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Chopper charter a success

Roxanna Thompson
Northern News Services
Published Thursday, December 3, 2009

DEH CHO - In a year that's been marked by economic uncertainty around the globe and in the North, at least one helicopter company in the Deh Cho has prospered.

Denendeh Helicopters Ltd. purchased a Bell 206 LongRanger in April to supplement its existing A-Star 350 BA that was bought in 2005. Denendeh Helicopters is a partnership between Great Slave Helicopters Ltd. and Evergreen Forestry, a company that's owned by the Deh Gah Got'ie First Nation in Fort Providence and the K'atlodeeche First Nation of the Hay River Reserve.

NNSL photo/graphic

Seated in the cockpit of an A-Star Chief helicopter Chief Joachim Bonnetrouge, left, the vice-president of Denendeh Helicopters Ltd. and Chief Roy Fabian, the company's new president, congratulate each other on a successful year. - photo courtesy of John Curran

"Even though there was an economic downturn, the company continued to do well," said Chief Roy Fabian of the K'atlodeeche First Nation.

The new machine means the company will be able to fulfill more contracts and get more work both in the North and across the country, he said. Fabian was named Denendeh's president for the next year during the company's annual general meeting that was held in Yellowknife from Nov. 20 to 22.

Chief Joachim Bonnetrouge of Fort Providence was made co-vice-president along with Jeff Denomme, who's also the president of Great Slave Helicopters.

The LongRanger spent the summer in the territory fulfilling contracts related to mining and exploration. Currently it is based out of Calgary, used in conducting surveys in southern Alberta.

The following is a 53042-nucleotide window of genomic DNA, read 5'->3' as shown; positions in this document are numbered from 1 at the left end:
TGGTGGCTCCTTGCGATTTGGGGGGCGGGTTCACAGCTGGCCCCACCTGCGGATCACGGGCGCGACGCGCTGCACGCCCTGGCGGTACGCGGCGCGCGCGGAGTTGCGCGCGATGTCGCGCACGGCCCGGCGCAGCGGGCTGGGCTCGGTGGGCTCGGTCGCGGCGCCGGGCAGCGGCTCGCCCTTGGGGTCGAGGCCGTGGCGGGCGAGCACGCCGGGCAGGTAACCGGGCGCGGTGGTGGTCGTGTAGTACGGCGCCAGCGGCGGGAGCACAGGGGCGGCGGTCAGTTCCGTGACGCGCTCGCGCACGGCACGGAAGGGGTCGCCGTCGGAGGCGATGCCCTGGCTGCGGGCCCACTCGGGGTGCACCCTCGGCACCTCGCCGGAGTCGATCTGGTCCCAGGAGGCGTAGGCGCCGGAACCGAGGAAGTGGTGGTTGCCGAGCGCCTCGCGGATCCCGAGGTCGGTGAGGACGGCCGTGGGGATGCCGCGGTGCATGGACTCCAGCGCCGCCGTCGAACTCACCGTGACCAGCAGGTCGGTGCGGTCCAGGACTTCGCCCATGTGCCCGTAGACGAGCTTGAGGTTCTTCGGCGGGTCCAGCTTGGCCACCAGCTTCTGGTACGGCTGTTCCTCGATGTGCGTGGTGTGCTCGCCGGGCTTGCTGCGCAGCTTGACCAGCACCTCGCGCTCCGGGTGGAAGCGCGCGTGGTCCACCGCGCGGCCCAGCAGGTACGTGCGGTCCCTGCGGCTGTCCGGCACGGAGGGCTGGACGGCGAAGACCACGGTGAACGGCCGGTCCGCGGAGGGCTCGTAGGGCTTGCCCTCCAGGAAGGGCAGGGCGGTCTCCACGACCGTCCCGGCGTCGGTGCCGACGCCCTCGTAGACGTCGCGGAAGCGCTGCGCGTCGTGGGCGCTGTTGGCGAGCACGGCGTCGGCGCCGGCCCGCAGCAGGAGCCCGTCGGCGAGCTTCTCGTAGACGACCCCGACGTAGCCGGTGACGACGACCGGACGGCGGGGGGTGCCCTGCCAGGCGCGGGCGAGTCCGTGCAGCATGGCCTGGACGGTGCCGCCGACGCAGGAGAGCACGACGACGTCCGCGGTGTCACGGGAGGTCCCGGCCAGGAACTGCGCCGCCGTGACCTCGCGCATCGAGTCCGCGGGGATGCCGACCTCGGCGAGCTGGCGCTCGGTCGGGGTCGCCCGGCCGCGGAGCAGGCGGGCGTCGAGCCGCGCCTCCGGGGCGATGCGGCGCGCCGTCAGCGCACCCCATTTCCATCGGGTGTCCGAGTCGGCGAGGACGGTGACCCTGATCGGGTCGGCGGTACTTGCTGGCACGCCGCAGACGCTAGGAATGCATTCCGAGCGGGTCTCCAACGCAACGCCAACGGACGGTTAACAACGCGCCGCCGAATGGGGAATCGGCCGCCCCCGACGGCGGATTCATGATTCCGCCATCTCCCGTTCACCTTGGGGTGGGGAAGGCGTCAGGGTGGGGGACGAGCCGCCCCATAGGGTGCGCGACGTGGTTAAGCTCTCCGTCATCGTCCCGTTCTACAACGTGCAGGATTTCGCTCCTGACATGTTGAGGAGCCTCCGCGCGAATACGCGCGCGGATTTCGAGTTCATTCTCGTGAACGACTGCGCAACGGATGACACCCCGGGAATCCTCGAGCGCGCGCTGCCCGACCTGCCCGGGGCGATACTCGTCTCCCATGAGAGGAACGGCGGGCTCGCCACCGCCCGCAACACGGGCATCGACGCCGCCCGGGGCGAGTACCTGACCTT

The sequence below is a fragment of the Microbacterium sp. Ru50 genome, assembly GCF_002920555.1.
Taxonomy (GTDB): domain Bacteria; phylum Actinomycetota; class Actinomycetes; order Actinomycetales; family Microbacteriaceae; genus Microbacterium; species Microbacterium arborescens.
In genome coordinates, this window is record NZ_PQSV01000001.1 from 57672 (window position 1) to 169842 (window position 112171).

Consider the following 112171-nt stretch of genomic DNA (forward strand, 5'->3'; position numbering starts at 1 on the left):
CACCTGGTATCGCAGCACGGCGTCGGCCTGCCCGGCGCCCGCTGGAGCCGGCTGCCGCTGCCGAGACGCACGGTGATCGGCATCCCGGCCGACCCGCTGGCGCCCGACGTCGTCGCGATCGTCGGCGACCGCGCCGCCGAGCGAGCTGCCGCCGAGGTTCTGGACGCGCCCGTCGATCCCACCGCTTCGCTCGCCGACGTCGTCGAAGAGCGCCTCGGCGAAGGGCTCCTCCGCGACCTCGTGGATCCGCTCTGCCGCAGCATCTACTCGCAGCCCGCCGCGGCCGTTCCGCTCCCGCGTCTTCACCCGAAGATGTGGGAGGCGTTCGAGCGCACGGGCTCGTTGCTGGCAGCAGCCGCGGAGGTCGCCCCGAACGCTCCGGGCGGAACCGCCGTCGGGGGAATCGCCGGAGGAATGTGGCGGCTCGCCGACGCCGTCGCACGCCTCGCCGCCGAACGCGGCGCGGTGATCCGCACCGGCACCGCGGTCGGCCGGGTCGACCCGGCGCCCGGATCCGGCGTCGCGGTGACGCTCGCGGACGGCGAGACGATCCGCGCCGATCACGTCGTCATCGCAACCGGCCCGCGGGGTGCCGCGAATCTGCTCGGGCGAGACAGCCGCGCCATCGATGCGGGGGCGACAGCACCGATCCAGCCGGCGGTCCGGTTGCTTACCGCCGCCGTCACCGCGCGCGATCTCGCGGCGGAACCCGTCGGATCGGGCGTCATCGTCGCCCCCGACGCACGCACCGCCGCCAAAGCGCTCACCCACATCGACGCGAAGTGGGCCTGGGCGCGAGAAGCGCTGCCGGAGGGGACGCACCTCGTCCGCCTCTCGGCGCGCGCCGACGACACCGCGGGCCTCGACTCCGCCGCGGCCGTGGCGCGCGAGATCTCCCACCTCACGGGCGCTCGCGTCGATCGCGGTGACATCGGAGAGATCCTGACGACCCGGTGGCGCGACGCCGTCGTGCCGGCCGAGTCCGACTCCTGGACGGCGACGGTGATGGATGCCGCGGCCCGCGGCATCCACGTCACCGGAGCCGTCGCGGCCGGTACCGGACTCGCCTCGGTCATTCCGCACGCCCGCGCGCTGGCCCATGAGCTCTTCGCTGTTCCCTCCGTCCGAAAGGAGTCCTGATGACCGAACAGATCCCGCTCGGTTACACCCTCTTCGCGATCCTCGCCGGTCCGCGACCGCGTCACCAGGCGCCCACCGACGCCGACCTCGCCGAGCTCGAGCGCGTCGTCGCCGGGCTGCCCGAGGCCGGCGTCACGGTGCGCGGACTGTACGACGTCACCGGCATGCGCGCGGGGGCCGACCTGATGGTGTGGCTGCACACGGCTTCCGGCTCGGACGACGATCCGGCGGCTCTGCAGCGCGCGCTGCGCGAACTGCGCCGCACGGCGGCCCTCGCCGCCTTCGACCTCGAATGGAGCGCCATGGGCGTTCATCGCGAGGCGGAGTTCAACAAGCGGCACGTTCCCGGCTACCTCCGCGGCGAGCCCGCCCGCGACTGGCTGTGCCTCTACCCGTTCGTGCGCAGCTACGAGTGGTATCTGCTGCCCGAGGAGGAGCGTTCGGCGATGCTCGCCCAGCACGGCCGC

"We work wherever we can get work," said Fabian.

Denendeh Helicopters, which was incorporated with Great Slave Helicopters in 1996, was Great Slave's first partnership with an aboriginal group in the territory.

"The contract's been going really well," Fabian said.

The company's original helicopter, an A-Star, has been regularly used for contracts with the Department of Environment and Natural Resources related to the yearly forest fire season.

The A-Star was paid off a few years ago paving the way for the purchase of a second machine, said Fabian.

"I'm hoping that we continue expanding and build up our inventory and our equipment," he said.

Across the territory all of Great Slave Helicopters' six other joint venture operations have been doing well despite the economic slowdown, said Denomme.

Great Slave has returned other leased aircraft in order to give preference to the machines that are owned by the partnerships.

"They're first on the list for leasing aircraft," he said.

Great Slave has lease agreements with partners like Denendeh in which they agree to lease their helicopters for a minimum number of hours. The partnership with Denendeh set the stage for all of the other joint ventures that the company's created in the territory, said Denomme.

The arrangements benefit Great Slave's aboriginal partners and their communities because it allows them to own an asset and grow a business, he said.

"It certainly works well for us and it works well for them. We're very pleased with the partnership we have," Denomme said.

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